In the main, two vaccines are available to us today—Covishield, developed by AstraZeneca and produced under its licence by the Serum Institute of India; and Covaxin, developed by Bharat Biotech. Serum Institute has to pay one-half of the sale price to AstraZeneca as royalty; or it has to pay Rs 75 as royalty if it sells Covishield to the Central Government at Rs 150. Serum Institute says that it is not economical for it to produce Covishield with the balance of Rs 75. For this reason, they have offered to sell Covishield at Rs 300 to the states and at a higher price to the private buyers. Thus, the states will buy Covishield at Rs 300 and subsidise the purchase by the Centre at Rs 150. The Centre, which should act as the parent of the states, is instead, acting as their opponent. This is a minor problem, however.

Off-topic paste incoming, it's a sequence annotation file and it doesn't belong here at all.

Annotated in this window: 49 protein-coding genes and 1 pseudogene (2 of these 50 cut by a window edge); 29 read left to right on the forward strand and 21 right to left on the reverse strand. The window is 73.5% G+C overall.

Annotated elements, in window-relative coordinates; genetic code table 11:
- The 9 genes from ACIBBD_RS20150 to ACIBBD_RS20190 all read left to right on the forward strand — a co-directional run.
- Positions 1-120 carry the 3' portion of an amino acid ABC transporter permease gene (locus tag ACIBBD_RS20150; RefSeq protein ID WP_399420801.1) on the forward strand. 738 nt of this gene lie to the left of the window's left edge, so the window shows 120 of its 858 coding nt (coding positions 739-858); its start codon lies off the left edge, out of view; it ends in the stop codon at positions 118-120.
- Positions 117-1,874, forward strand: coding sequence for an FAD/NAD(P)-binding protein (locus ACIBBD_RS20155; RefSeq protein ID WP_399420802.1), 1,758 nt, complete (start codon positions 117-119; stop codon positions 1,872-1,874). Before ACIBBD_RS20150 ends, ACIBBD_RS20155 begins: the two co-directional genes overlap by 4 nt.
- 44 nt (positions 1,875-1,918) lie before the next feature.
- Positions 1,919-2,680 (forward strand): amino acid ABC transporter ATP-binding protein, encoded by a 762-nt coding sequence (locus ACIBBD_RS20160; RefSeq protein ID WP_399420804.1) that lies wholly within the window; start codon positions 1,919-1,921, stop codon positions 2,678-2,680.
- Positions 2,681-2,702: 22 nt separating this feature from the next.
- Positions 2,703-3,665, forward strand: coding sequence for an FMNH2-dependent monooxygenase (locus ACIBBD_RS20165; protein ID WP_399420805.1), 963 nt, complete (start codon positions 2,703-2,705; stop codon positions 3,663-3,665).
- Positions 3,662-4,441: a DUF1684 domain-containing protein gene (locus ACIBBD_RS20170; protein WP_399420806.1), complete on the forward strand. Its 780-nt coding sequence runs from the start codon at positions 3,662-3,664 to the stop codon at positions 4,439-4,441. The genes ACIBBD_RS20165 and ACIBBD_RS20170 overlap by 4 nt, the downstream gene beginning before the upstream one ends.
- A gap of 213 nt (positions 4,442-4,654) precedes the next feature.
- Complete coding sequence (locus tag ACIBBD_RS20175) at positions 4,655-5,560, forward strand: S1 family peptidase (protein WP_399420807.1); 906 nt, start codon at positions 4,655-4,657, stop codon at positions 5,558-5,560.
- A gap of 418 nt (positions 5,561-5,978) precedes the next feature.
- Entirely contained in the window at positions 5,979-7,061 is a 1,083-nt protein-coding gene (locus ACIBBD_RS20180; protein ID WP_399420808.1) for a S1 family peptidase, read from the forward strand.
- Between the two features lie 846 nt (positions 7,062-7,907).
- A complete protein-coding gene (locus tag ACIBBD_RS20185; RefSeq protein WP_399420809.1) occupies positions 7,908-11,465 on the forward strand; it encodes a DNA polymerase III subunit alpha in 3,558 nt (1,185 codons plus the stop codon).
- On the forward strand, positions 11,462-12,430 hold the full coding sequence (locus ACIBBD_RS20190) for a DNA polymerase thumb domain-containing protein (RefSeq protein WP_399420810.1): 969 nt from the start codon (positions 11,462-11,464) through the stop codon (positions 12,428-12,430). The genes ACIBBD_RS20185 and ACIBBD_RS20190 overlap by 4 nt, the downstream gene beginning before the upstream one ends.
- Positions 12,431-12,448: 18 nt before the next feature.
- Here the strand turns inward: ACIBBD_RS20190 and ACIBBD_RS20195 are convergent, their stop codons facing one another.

The SII is having to pay this huge royalty because we have accepted product patents under the World Trade Organisation (WTO). Product patents stipulate that another company will not produce a patented product even by using an alternative process. Say AstraZeneca has patented a technique of heating an iron rod in order to flatten it; Product patents stipulate that another company cannot flatten the iron rod by any other method, such as cold hammering.